Obama’s job approval is essentially unchanged from a year ago when the country was embroiled in a debate over health-care overhaul legislation. It’s up slightly from its low of 47 percent in a Bloomberg poll taken in December, the month after Republicans gained control of the U.S. House.
Demographic groups where the president has seen improvement include younger Americans and women. Among those 34 and younger, Obama’s approval is 58 percent, up from 51 percent in December. With women, his approval is 54 percent, up from 49 percent.
Women as Key
Women are a critical group for presidential elections, so much so that David Plouffe, a senior Obama adviser, has made a benchmark out of how a figurative middle-aged woman in the battleground state of Ohio will view the president’s actions.
The health-care legislation -- Obama’s top policy accomplishment -- continues to weigh on his presidency. Two-thirds say they oppose a requirement that all Americans have health insurance or pay a penalty. Forty-one percent say the legislation should be repealed when asked about the bill.
“I don’t think it was thought through all the way,” said poll participant Karen Hamel, 61, a call-center representative who lives in Zieglersville, Pennsylvania. “How can you fine someone because they don’t have the money to buy health care?”
Hamel is among the majority who oppose the mandate provision. Even among Democrats, just 52 percent favor it, compared with 28 percent of independents and 12 percent of Republicans.
More Americans -- 55 percent -- view Obama favorably personally than approve of his job performance. He remains more popular than the Republican Party, at 41 percent, and Democratic Party, at 49 percent.
Obama’s favorability among Republicans has increased since December, when he struck an $858 billion deal to extend all Bush-era tax cuts, as sought by congressional Republicans, in exchange for measures to promote jobs. He is now viewed favorably by 19 percent of Republicans, up from 14 percent.
Almost half of Americans say they don’t yet know House Speaker John Boehner well enough to form an opinion. Almost a third view the Ohio Republican favorably, while a quarter see him unfavorably, essentially unchanged since December.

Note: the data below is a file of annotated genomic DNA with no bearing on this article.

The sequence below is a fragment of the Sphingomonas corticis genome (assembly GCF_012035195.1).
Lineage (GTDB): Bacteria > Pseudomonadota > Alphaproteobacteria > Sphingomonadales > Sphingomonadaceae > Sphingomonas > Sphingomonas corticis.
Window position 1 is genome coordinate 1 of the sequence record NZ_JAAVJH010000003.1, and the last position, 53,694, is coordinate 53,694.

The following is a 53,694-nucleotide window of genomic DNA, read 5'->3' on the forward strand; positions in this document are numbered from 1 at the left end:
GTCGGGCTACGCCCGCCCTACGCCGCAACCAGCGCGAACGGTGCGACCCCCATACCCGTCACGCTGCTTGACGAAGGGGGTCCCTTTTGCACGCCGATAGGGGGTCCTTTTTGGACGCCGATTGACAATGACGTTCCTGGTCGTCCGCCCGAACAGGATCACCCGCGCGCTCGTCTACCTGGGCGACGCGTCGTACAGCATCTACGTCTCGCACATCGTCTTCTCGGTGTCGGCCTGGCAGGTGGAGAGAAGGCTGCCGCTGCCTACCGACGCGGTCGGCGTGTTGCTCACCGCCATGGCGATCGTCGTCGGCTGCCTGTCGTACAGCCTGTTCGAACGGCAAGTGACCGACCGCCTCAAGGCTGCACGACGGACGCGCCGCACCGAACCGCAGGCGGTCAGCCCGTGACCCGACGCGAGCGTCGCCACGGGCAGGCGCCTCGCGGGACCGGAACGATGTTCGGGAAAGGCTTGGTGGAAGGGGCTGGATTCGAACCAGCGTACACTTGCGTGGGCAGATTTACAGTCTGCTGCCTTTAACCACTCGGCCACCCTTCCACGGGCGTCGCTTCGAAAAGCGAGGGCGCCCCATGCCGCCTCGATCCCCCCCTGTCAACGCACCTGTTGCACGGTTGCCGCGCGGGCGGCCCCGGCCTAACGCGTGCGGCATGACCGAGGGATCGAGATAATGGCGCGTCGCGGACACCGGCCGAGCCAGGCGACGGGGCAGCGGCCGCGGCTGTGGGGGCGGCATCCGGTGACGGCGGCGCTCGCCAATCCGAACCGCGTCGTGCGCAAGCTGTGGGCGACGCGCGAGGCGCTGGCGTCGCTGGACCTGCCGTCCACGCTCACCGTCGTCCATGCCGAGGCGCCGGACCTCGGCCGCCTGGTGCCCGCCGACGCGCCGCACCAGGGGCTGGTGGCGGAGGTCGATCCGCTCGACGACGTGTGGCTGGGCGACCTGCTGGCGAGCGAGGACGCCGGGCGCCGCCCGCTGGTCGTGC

Former House Speaker Newt Gingrich, 67, who last week announced he has set up a website to raise money and explore a run for the White House, has seen his favorability drop since heightening his profile.
Gingrich is viewed favorably by 28 percent, down from 33 percent in a Bloomberg poll in July. Four of 10 Americans view him unfavorably. He is doing better with Republicans, although worse with independents than in July.
Real estate developer Donald Trump, 64, who is also considering a Republican presidential bid, is seen favorably by 37 percent and unfavorably by 43 percent. Among Republicans, 39 percent hold a favorable impression, while 48 percent of Tea Party supporters feel that way.
Former Alaska Governor Sarah Palin, 47, who is also contemplating a Republican White House run, has seen her favorability among all political groups drop since December.
Sixty percent of Americans have an unfavorable view of Palin, the 2008 Republican nominee for vice president, while 28 percent view her favorably. Since December, she has dropped 3 percentage points among Republicans, 7 percentage points among both independents and Tea Party supporters and 3 percentage points among Democrats.
For many Americans, the deficit is such an overriding issue that it will burden anyone who sits in the White House.
“I don’t think any president can get us out of the debt that we are in as a country,” says poll participant Sonya Cooke, 26, an insurance company claims adjuster from Mayfield Heights, Ohio.